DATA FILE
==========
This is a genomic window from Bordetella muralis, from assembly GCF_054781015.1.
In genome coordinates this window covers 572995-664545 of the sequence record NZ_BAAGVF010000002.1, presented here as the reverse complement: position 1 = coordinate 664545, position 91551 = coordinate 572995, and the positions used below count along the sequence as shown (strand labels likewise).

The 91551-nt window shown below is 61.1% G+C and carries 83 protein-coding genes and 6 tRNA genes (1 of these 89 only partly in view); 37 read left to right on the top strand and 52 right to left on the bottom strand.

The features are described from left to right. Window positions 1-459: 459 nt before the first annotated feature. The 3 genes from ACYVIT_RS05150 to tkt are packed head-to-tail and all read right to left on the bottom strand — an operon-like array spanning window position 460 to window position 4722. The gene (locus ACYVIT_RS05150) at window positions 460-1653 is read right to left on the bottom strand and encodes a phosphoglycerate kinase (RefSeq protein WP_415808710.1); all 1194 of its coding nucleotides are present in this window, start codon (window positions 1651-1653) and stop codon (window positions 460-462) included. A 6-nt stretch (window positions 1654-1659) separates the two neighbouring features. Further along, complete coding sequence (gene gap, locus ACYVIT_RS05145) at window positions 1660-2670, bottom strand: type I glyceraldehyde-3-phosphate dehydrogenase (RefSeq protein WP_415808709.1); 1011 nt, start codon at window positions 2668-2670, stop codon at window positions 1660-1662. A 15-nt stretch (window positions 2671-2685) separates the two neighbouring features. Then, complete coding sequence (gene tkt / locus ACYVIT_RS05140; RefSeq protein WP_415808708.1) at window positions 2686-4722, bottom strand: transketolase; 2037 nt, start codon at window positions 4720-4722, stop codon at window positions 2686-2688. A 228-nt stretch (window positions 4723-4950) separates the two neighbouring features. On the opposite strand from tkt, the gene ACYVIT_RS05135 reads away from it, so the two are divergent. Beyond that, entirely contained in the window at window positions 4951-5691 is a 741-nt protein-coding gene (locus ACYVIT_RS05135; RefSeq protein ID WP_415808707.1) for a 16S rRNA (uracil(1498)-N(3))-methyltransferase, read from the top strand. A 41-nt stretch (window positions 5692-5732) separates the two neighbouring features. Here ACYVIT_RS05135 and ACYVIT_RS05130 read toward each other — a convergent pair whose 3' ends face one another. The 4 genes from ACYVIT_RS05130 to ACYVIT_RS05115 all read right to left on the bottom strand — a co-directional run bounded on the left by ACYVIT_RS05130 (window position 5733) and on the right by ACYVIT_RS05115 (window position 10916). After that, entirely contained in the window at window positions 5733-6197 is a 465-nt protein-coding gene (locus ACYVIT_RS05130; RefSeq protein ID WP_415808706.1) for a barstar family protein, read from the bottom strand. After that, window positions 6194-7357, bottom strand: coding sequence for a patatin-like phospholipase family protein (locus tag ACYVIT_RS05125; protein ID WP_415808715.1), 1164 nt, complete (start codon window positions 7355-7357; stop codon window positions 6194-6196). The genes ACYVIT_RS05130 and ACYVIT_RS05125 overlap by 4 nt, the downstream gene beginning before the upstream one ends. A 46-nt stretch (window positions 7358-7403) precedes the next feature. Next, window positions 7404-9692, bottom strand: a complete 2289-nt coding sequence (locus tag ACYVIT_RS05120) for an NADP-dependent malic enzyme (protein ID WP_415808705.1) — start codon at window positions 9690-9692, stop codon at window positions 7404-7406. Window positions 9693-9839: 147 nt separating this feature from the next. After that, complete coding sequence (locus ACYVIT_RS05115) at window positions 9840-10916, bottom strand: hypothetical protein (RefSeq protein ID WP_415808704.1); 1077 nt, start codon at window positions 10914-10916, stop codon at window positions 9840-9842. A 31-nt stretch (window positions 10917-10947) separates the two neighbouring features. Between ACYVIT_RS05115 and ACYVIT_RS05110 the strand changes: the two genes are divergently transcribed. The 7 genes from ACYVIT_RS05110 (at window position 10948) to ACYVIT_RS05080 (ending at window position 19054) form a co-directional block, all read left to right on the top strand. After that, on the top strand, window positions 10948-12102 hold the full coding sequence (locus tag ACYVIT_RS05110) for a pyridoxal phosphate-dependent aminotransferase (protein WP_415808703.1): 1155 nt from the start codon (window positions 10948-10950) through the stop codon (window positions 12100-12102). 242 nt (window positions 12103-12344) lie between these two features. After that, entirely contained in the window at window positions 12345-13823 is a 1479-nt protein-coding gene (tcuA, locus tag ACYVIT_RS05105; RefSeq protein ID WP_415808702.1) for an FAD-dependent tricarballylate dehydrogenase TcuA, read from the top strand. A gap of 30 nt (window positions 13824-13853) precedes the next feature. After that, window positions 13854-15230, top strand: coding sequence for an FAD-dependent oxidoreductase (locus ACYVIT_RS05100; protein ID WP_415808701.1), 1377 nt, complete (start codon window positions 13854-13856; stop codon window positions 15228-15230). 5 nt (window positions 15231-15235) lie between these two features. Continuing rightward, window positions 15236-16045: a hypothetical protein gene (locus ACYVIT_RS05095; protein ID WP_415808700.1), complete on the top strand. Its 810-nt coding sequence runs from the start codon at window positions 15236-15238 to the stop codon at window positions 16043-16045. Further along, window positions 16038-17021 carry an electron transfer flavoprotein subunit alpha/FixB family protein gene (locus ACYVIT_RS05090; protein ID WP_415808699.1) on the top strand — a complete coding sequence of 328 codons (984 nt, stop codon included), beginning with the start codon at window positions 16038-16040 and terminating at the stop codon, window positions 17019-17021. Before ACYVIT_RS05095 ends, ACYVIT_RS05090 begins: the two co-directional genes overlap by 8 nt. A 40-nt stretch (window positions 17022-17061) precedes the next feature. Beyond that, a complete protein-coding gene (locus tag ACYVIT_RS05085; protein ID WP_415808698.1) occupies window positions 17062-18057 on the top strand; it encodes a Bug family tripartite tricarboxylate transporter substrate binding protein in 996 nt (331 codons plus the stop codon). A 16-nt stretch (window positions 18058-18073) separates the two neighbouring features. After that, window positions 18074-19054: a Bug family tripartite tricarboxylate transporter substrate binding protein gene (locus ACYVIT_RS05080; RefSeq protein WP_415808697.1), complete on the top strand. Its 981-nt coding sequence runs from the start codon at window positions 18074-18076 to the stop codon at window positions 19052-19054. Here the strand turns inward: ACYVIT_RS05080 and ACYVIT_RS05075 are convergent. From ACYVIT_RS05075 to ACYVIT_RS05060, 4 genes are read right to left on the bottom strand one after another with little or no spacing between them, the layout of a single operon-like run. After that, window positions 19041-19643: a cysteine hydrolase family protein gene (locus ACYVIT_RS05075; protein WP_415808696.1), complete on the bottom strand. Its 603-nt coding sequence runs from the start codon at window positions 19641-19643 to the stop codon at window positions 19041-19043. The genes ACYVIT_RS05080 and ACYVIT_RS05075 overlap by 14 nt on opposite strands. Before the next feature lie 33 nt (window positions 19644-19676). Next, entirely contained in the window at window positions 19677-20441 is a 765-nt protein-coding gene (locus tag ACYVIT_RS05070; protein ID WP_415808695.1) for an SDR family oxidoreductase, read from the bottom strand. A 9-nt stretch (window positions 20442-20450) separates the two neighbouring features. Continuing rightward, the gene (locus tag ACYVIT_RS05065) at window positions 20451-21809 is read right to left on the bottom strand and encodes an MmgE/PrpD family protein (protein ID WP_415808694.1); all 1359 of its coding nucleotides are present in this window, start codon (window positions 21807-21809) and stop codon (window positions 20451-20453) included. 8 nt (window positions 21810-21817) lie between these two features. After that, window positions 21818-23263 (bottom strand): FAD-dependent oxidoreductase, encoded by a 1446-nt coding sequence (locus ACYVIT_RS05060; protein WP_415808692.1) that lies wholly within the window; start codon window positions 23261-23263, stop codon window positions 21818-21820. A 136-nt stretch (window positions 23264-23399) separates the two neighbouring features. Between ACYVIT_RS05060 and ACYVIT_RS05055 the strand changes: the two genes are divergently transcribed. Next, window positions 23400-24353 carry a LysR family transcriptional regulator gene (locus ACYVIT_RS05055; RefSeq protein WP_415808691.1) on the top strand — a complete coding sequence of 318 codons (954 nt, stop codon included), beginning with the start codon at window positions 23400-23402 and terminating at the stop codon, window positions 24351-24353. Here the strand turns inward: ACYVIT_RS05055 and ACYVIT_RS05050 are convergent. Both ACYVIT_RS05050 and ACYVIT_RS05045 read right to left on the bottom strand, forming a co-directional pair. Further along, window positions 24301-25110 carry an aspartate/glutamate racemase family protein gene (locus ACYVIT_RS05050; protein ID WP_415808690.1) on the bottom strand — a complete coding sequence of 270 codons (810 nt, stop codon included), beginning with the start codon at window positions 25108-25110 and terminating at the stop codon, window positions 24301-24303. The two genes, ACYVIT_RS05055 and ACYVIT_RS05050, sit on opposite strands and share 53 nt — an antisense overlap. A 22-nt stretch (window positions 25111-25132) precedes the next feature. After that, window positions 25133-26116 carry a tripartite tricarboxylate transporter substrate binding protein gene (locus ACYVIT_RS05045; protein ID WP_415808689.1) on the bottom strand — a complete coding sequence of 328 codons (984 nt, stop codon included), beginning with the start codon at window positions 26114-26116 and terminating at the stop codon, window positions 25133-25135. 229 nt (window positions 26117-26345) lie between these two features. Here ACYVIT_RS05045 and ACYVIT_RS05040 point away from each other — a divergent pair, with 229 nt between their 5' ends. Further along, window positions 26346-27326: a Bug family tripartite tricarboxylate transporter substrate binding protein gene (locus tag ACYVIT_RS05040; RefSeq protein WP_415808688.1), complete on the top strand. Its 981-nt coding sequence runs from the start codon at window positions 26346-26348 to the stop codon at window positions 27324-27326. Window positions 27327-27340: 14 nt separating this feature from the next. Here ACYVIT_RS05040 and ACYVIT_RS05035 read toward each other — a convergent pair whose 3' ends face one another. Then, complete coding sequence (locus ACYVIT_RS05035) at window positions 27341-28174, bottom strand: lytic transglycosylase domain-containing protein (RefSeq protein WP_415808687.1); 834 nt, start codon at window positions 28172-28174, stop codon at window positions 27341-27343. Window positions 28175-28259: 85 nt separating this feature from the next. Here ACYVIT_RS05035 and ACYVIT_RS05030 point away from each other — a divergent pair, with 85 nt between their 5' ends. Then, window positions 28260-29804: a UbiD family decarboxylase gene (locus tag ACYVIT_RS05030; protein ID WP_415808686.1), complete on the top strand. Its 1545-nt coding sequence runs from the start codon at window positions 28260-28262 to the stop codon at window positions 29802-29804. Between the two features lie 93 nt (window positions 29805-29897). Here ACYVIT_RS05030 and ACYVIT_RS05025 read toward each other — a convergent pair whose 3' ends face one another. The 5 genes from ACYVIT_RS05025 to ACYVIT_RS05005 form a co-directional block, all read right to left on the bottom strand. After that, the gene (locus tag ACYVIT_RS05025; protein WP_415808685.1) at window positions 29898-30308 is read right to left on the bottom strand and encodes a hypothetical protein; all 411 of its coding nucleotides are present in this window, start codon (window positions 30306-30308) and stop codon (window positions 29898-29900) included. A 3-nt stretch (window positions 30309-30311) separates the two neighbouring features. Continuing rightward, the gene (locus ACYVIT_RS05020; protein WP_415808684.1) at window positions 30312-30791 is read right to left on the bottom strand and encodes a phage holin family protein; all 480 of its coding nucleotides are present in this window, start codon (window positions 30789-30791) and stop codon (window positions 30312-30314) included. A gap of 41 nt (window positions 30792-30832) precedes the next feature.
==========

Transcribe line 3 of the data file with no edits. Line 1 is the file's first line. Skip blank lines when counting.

The 91551-nt window shown below is 61.1% G+C and carries 83 protein-coding genes and 6 tRNA genes (1 of these 89 only partly in view); 37 read left to right on the top strand and 52 right to left on the bottom strand.